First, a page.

"In societies where Robbing Hoods are treated like a celebrity it is but natural to expect political parties to act like a Mafia syndicate" Political Jaywalker "In a nation where corruption is endemic people tend to confuse due process with aiding and abetting criminals" Political Jaywalker "War doesn't determine who is right, war determines who is left" Bertrand Russell "You have just one flash flood of money, you keep your people poor. It's like a time bomb and it's scary" Philippine Lawmaker

Iranian women paying quest for freedom and equality with blood

Admittedly we have problems concerning our own political leaders that reasonably should engross us all but in the light of extremely brutal repressive methods employed by instruments of the government on Iran protesters, I believe that there is also a need for us to weigh in on behalf of those seeking justice and freedom in that part of the world. For a long time I had this misconception that most Iranians are in sync with the rabid, if not insane-like, actuation's of people there in the name of religiosity as had been reported in the past. But I should have known better. Most Iranians, the ordinary housewives and the students, the young and old, the working men and the intellectuals, have aspirations that are universal and identical with ours: the yearning to be set free as all human beings are entitled to.

The Iranians have been in bondage for more than 30 years by religious zealots who rule with iron fists but masterfully masquerading as a democratic form of government. The recent insult of a flagrantly sham election proved to be the last straw and have given the people a chance to vent long-withheld emotions. Since then many have been brutalized and killed in broad daylight and in the dead of night by the government military and police and thugs in civvies called the Bassij militia. There are reports that bodies were subsequently stolen from hospital beds ostensibly to hide evidence of atrocities. So many have died and courageous women who dare step to the plate are among the worst to suffer.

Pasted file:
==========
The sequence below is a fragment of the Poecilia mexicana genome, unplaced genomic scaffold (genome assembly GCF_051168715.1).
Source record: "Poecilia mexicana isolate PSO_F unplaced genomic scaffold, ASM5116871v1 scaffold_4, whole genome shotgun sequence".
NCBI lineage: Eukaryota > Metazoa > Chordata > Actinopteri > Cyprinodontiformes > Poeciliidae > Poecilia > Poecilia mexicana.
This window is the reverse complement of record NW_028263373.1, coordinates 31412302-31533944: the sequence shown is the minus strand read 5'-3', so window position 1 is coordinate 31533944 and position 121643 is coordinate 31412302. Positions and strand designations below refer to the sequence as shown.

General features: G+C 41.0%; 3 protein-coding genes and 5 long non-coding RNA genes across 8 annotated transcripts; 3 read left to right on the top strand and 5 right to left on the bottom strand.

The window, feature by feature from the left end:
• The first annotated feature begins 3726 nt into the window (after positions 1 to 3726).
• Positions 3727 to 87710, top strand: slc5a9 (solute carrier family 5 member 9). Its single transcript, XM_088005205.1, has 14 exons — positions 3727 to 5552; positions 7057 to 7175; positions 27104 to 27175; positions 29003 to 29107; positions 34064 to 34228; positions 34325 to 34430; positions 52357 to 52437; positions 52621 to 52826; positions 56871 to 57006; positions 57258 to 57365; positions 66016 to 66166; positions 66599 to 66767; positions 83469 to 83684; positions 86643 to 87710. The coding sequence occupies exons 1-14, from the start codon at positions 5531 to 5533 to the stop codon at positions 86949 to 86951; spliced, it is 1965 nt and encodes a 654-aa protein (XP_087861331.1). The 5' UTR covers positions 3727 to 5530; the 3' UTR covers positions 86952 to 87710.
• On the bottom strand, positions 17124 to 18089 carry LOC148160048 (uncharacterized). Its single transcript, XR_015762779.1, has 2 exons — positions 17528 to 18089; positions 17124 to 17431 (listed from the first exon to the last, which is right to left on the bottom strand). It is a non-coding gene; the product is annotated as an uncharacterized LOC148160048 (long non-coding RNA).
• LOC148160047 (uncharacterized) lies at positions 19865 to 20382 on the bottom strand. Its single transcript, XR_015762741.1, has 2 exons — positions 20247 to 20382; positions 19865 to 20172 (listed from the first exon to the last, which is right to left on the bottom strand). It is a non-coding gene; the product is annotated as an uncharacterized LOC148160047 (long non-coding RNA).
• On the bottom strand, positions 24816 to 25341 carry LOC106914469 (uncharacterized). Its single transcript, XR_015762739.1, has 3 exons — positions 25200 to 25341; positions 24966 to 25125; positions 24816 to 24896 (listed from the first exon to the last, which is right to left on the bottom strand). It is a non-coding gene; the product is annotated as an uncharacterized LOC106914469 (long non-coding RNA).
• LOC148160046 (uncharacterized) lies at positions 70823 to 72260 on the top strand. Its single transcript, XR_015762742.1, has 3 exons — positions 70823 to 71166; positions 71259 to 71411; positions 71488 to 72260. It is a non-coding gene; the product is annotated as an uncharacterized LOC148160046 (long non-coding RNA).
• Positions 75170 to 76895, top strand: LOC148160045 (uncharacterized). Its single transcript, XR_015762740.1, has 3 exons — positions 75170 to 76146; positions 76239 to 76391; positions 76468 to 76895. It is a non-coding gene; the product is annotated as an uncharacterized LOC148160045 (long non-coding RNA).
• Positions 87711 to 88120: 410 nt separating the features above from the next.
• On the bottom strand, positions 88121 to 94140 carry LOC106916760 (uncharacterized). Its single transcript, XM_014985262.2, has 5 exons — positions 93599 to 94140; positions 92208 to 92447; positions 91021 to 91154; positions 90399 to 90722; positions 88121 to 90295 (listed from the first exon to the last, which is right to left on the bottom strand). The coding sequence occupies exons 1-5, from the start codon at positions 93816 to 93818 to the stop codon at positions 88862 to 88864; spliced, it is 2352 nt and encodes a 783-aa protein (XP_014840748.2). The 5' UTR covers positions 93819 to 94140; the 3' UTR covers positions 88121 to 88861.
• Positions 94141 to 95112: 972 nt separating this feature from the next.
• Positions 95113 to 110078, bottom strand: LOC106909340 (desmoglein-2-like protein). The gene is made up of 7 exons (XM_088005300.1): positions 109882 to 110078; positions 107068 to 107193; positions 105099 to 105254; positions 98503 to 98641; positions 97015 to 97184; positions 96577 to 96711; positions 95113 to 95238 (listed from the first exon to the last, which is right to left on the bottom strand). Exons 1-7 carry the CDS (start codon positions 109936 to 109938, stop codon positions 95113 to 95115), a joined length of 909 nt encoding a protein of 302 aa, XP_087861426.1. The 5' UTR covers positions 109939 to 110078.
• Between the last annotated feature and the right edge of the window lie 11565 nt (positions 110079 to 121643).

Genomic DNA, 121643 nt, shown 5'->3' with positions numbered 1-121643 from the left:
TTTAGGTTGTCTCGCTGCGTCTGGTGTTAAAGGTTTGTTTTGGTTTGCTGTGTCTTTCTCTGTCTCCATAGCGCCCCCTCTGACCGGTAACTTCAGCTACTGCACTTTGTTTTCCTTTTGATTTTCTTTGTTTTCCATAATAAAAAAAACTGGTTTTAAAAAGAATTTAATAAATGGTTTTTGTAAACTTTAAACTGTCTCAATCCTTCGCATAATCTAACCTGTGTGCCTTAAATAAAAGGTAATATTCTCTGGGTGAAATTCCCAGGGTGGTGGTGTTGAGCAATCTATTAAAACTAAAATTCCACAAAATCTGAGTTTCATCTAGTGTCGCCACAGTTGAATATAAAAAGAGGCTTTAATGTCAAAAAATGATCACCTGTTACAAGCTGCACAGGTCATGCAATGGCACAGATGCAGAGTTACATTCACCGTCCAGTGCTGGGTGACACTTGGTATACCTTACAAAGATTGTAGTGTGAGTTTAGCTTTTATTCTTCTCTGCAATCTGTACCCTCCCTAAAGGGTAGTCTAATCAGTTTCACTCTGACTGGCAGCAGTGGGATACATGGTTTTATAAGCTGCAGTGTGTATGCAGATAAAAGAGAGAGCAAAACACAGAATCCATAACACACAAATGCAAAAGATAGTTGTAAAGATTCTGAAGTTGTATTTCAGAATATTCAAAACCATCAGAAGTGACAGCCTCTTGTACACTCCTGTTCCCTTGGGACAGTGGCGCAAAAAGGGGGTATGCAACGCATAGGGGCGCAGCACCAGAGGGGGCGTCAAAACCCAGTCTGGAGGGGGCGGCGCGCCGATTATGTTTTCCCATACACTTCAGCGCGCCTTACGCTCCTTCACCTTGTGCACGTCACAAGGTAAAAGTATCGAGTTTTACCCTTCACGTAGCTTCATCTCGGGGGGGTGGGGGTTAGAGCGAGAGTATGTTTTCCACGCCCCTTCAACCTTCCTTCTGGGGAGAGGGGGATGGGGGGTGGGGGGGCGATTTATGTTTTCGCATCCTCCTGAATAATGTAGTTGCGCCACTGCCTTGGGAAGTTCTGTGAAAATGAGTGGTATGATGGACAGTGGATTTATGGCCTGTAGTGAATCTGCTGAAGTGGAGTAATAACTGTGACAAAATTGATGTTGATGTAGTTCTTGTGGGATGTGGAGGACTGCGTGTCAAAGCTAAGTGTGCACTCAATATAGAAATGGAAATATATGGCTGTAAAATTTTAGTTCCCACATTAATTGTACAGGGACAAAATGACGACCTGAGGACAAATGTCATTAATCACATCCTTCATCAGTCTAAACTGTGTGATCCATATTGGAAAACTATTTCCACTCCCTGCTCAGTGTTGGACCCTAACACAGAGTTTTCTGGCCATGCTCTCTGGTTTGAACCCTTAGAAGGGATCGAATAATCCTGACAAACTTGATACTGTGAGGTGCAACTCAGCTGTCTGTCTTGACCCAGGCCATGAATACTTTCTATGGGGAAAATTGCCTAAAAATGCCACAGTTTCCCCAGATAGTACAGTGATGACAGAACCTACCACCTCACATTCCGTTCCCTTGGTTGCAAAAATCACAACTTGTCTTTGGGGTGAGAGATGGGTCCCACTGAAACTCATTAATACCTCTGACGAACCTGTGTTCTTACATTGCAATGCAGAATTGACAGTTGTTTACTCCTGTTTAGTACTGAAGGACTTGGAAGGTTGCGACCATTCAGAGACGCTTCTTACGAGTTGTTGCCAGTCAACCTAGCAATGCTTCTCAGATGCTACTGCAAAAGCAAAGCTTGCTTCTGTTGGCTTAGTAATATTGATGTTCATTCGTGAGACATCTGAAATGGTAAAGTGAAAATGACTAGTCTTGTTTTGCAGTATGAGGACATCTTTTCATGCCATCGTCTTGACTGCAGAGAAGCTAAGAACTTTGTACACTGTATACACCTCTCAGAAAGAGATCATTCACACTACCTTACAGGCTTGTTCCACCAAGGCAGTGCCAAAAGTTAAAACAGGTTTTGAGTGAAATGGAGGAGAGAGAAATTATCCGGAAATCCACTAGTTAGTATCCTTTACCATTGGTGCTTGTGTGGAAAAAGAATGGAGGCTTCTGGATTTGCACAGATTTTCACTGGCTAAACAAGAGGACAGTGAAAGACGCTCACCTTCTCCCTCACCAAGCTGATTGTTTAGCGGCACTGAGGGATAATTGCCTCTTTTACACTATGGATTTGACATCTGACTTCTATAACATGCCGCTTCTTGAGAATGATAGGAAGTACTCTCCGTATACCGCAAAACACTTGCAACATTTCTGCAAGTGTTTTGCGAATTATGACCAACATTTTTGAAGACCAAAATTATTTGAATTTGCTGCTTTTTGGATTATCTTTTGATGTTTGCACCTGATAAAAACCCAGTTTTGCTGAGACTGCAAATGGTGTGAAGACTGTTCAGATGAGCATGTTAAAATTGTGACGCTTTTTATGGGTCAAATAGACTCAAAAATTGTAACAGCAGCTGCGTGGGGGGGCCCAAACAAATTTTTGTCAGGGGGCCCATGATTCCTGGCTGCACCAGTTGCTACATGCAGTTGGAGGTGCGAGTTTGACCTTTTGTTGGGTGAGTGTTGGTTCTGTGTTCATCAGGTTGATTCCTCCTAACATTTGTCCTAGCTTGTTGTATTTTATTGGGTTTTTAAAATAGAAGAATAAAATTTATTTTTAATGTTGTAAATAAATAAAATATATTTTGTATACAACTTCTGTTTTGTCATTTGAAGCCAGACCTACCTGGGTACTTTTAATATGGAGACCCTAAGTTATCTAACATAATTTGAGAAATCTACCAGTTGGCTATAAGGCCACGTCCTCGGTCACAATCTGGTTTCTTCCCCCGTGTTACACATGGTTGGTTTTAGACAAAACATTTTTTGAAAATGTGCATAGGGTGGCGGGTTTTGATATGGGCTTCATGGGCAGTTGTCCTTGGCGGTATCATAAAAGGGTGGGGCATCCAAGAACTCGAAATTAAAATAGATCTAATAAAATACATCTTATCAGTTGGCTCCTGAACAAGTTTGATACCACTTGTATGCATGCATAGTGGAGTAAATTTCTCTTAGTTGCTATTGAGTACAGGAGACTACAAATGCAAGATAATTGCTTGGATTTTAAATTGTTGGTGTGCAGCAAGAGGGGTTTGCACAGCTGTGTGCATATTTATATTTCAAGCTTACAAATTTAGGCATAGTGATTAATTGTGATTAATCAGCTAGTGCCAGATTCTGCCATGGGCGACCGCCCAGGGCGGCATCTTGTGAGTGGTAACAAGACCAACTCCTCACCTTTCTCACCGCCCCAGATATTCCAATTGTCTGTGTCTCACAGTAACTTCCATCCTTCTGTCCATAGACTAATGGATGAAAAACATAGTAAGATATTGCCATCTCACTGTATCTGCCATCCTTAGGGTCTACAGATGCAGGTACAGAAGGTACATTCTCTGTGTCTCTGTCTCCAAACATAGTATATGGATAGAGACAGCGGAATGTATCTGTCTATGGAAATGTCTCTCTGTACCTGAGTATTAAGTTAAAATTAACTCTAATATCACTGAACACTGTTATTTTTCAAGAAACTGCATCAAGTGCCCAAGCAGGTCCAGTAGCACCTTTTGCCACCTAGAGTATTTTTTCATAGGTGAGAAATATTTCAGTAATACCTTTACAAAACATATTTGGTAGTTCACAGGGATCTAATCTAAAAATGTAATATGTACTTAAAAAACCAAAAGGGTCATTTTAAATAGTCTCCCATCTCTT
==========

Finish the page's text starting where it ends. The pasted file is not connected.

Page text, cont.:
Iran has suppressed the media in order that we may not be able to witness its cruelty to its own citizens. Nahid Siamdoust of Times Magazine, wrote:
Like other journalists who work for foreign media organizations, I was banned early on from reporting on the protests against the official victory of Mahmoud Ahmadinejad. First the Ministry of Culture and Islamic Guidance sent a fax prohibiting me from reporting on the streets. Then I got a call to return my already annulled press card in person. Next, I received an anonymous phone call from a person with a strangely friendly voice, telling me, "There are powerful forces out there that do not want you to continue your work.

By the end of last week, I was cut off from most forms of communication altogether: mobile-phone text-messaging had already been blocked on the day of the election, and as the week went on, the entire mobile network was cut off from about late afternoon until midnight, the time when most demonstrations were being staged, making information-gathering from would-be participants impossible. Later, Internet connections were reduced to snail speed, and satellite television was almost entirely jammed. It was becoming impossible to report on events. The only 'news' left unblocked was that propagated by state television.
At this stage, the least we can do is voice support for the protesters' cause. It is a cause worth supporting and fighting for anytime, anywhere.

= = =
Rabbi says Iran struggle echo Biblical events

June 20, 2009 | 4:17 pm

David Wolpe, rabbi to one of the largest Iranian Jewish congregations in the world, spoke directly to some 1200 congregants on Saturday morning from the pulpit, saying the events unfolding in Iran echo the Biblical promise of freedom.

“The people marching on the streets of Iran have seen a vision of freedom,” he said from the pulpit of Sinai Temple at Sabbath in Los Angeles during morning services.

“We all know that 50 percent, 70 percent of Iran’s population is under 30 years old,” said Wolpe. “They do not know what it’s like to be free. But they have heard. They have seen. They have the vision of freedom, and that’s why they are marching.”

Wolpe echoed the beliefs of many of his congregants when he cautioned against over-optimism, even if the protesters get their way. But still, the rabbi said, the protests are hopeful sign that freedom is stirring and that Israel’s example of democracy in the Middle East may spread elsewhere.

Wolpe is a Conservative rabbi and author who was named as the top rabbi in America in a Newsweek magazine-published story.

Read full story here.

PHOTO CAPTION: A young woman later identified as Neda was among the victims in the Iran protests. She was reportedly killed by a soldier shooting indiscriminately at the crowd. Photo from youtube.
Dionesio C. Grava - Part-time community journalist based in Los Angeles and editorial writer at Forum Asia.

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